It was recommended that the use of reward and mentorship-based monitoring and evaluation system comprising of different levels of participants, including community members, would increase community participation, ensure fund management compliance and improve accountability for the Fund. This system would be such that states that are not doing so well are mentored and trained on how to go about addressing their specific challenges. The need to discuss the evidence documentation and reports pertaining to implementing and managing the funds at all levels, and with the community, to encourage participation and foster transparency in the management of the fund was also noted:

“You can just do a report and that will end in my office. But there should be a process of socializing, breaking the evidence at all levels: local, community and all” (State Government Official).

Performance-based financing

Most of the national level and development partners’ respondents, as well as some local government officials, believed states and LGAs should institutionalize the practice of results-based financing both as a reward system and as an accountability system. Here, new disbursements are conditional on the results of previous disbursements and these results could be monitored using some performance indicators. This should be developed at the State level and implemented at the LGA and PHC frontline as depicted in Fig. 2. They believed that to address issues of accountability at any level especially the local government level, performance indicators should be tied to disbursement of funds. They also suggested that peer-review mechanisms, and healthy inter-state and inter-LGA competitions could motivate states and LGAs to want to increase their output to get more funding. These were captured by some of the respondents thus:

“I think that for the PHC fund, there needs to be performance indicators that needs to be tied to the disbursement of this fund, because if not, if we don’t address the issues of accountability, it is like putting money into the black hole” (Local Government Official).

“The concept of results-based financing is coming to play here, and if the states get used to it, there will be more accountability and transparency” (Federal Government Officer).

“I think that for the PHC fund, there needs to be performance indicators that needs to be tied to the disbursement of this fund, because if not, if we don’t address the issues of accountability, it is like putting money into the black hole” (Development Partner).

Results Based Financing (RBF) – also known as Performance Based Financing (PBF) or Payment for performance (P4P) – involves the payment of financial rewards to health facilities or health workers based on their achievement of performance targets. Many experts see the introduction of RBF schemes as an opportunity to strengthen, or even reform, health systems; however, they are also a potential source of new risks and challenges that are not well understood [24].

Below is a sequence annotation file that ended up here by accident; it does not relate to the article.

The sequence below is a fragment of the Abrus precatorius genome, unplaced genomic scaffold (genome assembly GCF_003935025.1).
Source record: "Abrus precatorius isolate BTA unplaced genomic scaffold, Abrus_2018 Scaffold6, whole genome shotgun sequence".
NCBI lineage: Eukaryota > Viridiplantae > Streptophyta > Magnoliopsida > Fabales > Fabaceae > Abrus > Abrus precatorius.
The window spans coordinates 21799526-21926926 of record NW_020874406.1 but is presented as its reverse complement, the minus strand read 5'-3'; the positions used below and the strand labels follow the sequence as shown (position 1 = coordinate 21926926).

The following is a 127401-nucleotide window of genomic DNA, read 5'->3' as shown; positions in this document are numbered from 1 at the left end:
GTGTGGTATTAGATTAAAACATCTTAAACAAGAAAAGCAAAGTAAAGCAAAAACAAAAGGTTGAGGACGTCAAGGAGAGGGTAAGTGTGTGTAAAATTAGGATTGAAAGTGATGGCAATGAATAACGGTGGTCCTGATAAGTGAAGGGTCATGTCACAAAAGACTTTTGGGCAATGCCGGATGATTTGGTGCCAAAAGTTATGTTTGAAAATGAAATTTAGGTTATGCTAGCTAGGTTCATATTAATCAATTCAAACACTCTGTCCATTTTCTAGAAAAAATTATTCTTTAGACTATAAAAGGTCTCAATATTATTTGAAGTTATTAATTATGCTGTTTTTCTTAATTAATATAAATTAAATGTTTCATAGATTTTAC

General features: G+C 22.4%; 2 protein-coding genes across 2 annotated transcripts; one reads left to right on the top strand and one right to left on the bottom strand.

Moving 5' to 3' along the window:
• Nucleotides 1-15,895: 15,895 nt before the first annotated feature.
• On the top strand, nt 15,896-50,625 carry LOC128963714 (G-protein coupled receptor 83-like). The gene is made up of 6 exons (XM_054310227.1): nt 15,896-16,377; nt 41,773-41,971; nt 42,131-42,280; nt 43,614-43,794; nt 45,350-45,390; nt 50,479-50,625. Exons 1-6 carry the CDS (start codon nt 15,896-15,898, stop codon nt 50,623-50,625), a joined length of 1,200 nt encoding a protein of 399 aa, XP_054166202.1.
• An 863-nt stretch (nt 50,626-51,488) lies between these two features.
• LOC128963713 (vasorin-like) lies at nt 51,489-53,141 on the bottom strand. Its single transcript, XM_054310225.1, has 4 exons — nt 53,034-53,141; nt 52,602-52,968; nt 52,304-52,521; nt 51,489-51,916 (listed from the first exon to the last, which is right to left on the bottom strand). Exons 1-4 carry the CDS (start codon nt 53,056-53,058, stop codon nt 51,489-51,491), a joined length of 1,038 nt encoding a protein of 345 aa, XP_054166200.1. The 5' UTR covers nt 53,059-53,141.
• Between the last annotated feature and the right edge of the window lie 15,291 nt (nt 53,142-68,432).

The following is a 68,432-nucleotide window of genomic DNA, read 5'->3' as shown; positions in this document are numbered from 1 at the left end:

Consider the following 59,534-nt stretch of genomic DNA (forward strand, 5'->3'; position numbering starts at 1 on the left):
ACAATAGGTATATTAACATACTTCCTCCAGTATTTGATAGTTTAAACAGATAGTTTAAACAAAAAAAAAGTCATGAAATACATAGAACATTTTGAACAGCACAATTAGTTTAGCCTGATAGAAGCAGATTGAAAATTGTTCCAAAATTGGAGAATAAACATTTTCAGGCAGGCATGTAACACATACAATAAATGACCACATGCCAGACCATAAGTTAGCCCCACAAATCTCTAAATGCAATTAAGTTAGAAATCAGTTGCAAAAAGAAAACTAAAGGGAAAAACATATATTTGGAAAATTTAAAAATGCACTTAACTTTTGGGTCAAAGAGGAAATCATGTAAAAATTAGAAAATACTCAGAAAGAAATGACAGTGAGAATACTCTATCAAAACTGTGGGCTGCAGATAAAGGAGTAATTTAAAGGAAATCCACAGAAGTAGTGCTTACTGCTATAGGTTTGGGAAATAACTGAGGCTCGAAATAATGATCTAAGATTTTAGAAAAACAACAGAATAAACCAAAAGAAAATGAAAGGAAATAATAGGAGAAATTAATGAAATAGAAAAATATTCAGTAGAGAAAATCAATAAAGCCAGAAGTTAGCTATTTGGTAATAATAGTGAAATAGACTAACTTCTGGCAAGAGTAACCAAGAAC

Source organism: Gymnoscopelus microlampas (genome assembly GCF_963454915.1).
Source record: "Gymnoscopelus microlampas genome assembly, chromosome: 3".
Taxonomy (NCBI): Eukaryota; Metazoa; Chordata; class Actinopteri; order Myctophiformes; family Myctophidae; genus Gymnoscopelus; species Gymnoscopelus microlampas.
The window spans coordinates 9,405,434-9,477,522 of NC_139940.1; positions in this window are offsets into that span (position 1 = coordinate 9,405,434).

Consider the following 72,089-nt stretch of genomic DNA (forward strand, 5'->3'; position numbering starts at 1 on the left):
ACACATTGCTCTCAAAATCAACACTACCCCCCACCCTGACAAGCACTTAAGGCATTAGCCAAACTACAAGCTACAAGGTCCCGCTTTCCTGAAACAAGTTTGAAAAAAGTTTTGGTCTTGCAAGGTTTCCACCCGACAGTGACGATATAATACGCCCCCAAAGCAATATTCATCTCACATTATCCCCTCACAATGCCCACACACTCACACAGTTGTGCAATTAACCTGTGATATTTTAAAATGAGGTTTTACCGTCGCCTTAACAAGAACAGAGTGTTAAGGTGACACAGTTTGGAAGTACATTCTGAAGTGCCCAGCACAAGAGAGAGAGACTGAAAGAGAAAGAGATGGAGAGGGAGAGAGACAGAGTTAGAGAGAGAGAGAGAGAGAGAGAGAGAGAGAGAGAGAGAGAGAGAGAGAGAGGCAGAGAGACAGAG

RBF can enhance accountability and improve health information systems since reported results are verified when linked to incentives. Local authorities verify results, which are publicized for each organization or health facility. A rigorous impact evaluation of the RBF scheme in Rwanda demonstrates that RBF can have strong positive impacts [25], but our understanding of why RBF has such positive effects in Rwanda is still very limited, and thus it is unclear whether such schemes could have a similar potential in other settings. Other authors have also recorded some successes with RBF in Tanzania [26]. It has also improved both external and internal accountability in a Tanzanian pilot study [27]. Although the RBF does not directly attack the overall environment of corruption, it is a way of promoting efficient public service delivery, offering less incentive or opportunity for diversion of funds than current payment systems [28]. However, some authors have noted the potential risks of RBF in relation to non-targeted service use [29].

In Nigeria PBF is being implemented in 3 states of Nigeria- Adamawa, Nasarawa and Ondo by by NPHCDA and the SPHCDB of the 3 states under the Nigeria State Health Investment Project (NSHIP). It aims to improve health results by providing health facilities autonomy and make them accountable and motivated for results. Under NSHIP, roles of the states and LGAs are clearly defined with their result indicators, and the financial incentives are provided on the achievement of the indicators. PBF also provides direct finance to health centers based on the quantity and quality of services delivered, and the PHCs have autonomy in using it to improve health services [30].